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Regional Geology

Block NT03-3 includes a portion of the Malita Graben which is a symmetrical depocentre, initiated during the Triassic, and bordered by the Sahul Platform to the northwest and the Darwin Shelf to the southeast. The graben is bound by east-northeast trending faults with large displacements. This flexural depression probably developed on the inboard part of an upper plate rift margin (O'Brien, 1993). The central graben has not been drilled and Mory (1988) suggests a Mesozoic and Cainozoic sediment pile exceeding 10 km, underlain by Precambrian basement. The pre-rift Plover Formation is expected to thicken into the graben, possibly containing Early Jurassic source rocks . The sedimentary record of the earliest synrift (i.e. Callovian - Oxfordian) is uncertain, as is the presence of key source rocks of Oxfordian age present to the west in the JPDA. Recent interpretations suggest the key Oxfordian sequence, which includes organic-rich rocks elsewhere, thickens into the Malita Graben and could be up to 700 m thick. Thick shales of the Flamingo Group are expected and also Tithonian turbidite sands, both of which were intersected in Heron-1. The Cretaceous Bathurst Island Group exceeds 2,000 m in thickness in the Malita Graben. The basal unit, the Echuca Shoals Formation, is an important potential source rock, and may thicken significantly into the Malita Graben.

Areas NT03-4 to 7 cover the major part of the Darwin Shelf and the northeastern part of the Petrel Sub-Basin of the Bonaparte Basin. The Darwin Shelf has long been a structurally positive province and is flanked by the Petrel Sub-basin to the southwest and by the Malita Graben to the northwest (Figure 2). It consists of Proterozoic basement rocks although Lee and Gunn (1988) have suggested the northern Petrel Sub-basin is underlain by early Palaeozoic oceanic crust.

The structural and stratigraphic setting of the Petrel Sub-basin is most recently discussed by Kennard et al. (2002). This sub-basin contains mainly Palaeozoic and Mesozoic sediments underlain by Proterozoic crystalline basement and sediments of the Proterozoic Kimberley Basin (Colwell and Kennard, 1996). The Phanerozoic formations are 15km in thickness in the northern/central Petrel Sub-basin.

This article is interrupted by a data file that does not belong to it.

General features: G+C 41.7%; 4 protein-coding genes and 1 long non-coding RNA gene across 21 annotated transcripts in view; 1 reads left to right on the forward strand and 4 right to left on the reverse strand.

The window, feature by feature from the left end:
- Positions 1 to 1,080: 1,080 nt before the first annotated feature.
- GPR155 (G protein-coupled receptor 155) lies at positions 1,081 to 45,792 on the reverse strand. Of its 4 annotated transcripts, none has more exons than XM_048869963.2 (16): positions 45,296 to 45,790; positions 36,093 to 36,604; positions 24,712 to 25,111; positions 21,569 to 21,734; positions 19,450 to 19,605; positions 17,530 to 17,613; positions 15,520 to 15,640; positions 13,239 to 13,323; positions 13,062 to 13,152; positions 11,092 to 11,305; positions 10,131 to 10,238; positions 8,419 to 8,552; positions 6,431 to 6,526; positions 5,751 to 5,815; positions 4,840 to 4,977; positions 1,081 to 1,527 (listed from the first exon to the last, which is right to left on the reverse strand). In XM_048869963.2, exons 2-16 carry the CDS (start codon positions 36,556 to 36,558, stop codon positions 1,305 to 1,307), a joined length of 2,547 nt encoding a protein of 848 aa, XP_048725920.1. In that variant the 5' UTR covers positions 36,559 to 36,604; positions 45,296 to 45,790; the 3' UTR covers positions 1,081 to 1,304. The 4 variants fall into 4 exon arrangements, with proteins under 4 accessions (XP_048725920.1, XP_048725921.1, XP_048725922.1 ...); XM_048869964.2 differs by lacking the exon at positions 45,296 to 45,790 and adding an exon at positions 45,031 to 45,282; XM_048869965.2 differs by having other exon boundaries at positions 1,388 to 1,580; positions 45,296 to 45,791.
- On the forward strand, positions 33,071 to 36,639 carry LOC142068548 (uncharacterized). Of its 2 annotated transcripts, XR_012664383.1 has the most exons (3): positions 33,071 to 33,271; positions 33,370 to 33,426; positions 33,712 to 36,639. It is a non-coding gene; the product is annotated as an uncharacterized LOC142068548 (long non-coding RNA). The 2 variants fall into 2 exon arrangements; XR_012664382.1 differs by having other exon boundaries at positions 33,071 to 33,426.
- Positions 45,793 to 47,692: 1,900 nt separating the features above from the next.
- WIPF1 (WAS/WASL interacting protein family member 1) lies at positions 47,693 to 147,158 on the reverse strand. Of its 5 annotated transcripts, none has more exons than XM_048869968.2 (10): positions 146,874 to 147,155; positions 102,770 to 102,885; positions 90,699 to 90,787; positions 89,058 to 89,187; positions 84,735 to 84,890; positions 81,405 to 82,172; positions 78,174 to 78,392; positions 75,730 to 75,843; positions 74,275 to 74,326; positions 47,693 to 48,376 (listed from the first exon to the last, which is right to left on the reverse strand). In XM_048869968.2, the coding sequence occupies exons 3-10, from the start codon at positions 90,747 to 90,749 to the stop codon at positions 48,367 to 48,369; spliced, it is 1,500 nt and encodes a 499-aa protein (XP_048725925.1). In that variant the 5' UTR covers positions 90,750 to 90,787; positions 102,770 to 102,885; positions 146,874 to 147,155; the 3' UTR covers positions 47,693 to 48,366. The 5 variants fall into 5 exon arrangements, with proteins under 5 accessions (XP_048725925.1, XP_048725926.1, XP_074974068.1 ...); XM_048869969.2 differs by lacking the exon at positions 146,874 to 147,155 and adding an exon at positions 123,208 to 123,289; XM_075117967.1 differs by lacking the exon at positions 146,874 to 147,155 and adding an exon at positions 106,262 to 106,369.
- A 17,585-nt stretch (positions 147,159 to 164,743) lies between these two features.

The Petrel Sub-basin architecture was initially governed by rifting during deposition of the Antrim Plateau Volcanics (Early Cambrian). The overlying section contains extensive evaporite deposits of Ordovician, Silurian or Devonian age; salt withdrawal was an integral part of forming the anticlines hosting the Petrel and Tern gas accumulations.

The Late Devonian-Carboniferous rift-sag system was orthogonally overprinted in the latest Carboniferous-Early Permian by northeast trending rift basins to form the proto-Malita Graben along the northwest margin of the Petrel Sub-basin. A succession of northwest-thickening shallow marine to fluvio-deltaic Permian and Triassic sediments was deposited across the Petrel Sub-basin.

Late Triassic compressional inversion produced numerous fault related inversion structures and anticlines within the sub-basin (O'Brien et al., 1996). This structuring was followed by widespread deposition of Lower-Middle Jurassic fluvio-deltaic clastics (Kennard et al., 2002).

Thick Late Jurassic, rift related sequences contain organic-rich source rocks but these lack maturity in the Petrel Sub-basin (Messent et al., 1994). Post-rift regional thermal subsidence resulted in the deposition of a thick Cretaceous-Tertiary passive margin succession deposited in a northwest-plunging synclinal sub-basin.

Late Miocene-Pliocene convergence of the Australian and Eurasian plates reactivated faults in the area of the Malita Graben but this event had little effect on the Petrel Sub-basin (Kennard et al., 2002). Regional tectonic elements are displayed in Figures 2 and 3, and the stratigraphy is shown in Figure 5.

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Petroleum Systems

At least two active petroleum systems have been identified and defined in the offshore portion of the Petrel Sub-basin (Kennard et al., 2002):

  1. An Early Carboniferous oil and gas system probably sourced from marine mudstones of the Milligans Formation, and,

  2. A Permian gas (and possible oil) system sourced form either pro-delta marine mudstones of the Hyland Bay Formation or shallow marine and coastal plain mudstones and coaly mudstones of the keyling Formation.

Maps and schematic chronostratigraphic sections of these systems are presented in Figures 20 to 24 in Kennard et al. (2002).

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